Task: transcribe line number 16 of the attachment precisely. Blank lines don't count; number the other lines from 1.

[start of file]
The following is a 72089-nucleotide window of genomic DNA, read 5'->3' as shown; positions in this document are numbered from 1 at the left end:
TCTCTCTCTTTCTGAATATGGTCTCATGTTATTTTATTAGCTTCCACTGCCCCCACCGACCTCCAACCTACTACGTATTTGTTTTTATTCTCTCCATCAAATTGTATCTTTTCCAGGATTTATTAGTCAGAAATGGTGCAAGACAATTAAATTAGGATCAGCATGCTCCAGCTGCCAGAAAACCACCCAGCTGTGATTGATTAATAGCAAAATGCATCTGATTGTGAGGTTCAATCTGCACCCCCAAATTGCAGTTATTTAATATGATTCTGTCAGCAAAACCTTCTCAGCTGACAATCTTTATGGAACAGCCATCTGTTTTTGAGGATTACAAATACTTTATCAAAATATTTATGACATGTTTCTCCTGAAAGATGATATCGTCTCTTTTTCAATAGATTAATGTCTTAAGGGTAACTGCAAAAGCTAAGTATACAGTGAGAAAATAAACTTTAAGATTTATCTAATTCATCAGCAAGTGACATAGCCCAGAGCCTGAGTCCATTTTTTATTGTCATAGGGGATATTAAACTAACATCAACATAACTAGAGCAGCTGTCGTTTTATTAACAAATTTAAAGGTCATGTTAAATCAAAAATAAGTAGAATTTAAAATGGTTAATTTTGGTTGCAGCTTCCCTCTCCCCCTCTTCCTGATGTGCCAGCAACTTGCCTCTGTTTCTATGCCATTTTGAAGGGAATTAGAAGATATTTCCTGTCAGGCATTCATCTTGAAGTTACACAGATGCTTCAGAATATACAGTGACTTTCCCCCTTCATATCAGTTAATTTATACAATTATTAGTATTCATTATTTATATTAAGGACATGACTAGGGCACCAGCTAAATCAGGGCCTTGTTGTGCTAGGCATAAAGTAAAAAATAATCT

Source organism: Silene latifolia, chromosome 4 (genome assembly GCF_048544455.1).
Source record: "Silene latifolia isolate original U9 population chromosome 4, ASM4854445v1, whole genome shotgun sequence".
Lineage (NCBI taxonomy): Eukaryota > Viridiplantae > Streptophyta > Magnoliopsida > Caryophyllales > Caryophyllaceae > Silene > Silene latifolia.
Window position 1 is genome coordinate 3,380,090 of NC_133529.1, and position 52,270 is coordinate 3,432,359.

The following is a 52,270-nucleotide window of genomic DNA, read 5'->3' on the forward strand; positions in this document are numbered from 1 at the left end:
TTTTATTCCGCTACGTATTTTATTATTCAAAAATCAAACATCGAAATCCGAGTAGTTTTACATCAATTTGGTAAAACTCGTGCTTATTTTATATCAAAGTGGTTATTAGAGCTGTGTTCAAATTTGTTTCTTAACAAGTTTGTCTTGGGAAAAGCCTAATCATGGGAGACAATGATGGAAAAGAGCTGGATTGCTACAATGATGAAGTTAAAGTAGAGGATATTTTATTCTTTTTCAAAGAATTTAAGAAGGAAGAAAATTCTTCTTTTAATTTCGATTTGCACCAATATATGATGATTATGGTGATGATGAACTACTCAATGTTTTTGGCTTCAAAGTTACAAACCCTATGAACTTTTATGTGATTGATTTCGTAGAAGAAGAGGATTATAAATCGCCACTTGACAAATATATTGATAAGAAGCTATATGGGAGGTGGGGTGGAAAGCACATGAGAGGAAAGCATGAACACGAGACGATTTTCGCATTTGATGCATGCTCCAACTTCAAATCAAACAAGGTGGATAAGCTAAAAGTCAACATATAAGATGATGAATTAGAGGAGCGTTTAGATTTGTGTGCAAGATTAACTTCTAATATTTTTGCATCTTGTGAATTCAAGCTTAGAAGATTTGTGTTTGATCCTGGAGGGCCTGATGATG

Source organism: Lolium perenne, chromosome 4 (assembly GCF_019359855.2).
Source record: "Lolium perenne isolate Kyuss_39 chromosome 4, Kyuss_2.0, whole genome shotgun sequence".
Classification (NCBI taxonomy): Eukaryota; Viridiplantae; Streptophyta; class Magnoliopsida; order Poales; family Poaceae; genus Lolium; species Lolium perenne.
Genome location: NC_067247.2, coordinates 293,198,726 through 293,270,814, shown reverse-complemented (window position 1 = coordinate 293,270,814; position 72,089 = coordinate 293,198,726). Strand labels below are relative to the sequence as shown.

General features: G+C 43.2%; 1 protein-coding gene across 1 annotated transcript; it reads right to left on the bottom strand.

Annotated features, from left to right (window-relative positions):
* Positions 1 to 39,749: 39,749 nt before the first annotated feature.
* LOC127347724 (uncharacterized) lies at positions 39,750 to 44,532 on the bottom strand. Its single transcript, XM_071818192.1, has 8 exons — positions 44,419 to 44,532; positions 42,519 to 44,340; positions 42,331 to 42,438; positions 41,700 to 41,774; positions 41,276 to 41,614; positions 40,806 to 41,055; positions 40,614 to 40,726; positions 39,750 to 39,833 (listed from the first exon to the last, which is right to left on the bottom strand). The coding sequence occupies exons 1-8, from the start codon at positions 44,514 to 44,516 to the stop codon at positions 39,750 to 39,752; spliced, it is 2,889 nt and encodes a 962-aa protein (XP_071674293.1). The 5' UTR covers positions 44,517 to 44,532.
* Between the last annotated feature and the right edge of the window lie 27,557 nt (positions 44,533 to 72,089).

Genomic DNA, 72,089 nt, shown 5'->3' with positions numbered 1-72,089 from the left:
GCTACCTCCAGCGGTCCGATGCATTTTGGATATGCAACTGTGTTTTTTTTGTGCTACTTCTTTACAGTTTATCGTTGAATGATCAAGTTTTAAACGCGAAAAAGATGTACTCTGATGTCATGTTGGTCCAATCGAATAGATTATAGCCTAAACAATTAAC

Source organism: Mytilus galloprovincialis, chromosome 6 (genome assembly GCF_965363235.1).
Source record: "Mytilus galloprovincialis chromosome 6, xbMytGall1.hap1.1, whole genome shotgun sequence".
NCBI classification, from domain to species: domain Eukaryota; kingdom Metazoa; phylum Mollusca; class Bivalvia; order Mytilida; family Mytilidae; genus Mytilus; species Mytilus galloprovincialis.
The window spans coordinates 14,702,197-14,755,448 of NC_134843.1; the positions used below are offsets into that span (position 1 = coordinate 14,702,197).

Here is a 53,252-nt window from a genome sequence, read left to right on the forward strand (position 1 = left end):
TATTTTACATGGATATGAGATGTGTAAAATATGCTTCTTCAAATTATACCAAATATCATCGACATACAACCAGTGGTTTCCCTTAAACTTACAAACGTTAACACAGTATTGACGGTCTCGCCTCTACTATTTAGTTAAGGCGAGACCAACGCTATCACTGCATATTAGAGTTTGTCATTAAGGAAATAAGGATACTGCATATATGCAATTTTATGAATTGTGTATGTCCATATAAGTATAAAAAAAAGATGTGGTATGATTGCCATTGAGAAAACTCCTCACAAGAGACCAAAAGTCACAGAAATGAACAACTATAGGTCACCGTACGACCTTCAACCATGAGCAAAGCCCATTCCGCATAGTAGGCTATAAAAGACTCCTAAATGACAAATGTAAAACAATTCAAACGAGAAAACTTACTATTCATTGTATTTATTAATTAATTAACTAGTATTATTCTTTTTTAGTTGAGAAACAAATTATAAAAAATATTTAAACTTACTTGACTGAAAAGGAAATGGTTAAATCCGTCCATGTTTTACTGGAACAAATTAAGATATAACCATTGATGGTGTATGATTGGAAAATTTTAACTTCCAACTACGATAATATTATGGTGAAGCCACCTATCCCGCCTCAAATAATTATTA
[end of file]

* LOC127347724 (uncharacterized) lies at positions 39,750 to 44,532 on the bottom strand. Its single transcript, XM_071818192.1, has 8 exons — positions 44,419 to 44,532; positions 42,519 to 44,340; positions 42,331 to 42,438; positions 41,700 to 41,774; positions 41,276 to 41,614; positions 40,806 to 41,055; positions 40,614 to 40,726; positions 39,750 to 39,833 (listed from the first exon to the last, which is right to left on the bottom strand). The coding sequence occupies exons 1-8, from the start codon at positions 44,514 to 44,516 to the stop codon at positions 39,750 to 39,752; spliced, it is 2,889 nt and encodes a 962-aa protein (XP_071674293.1). The 5' UTR covers positions 44,517 to 44,532.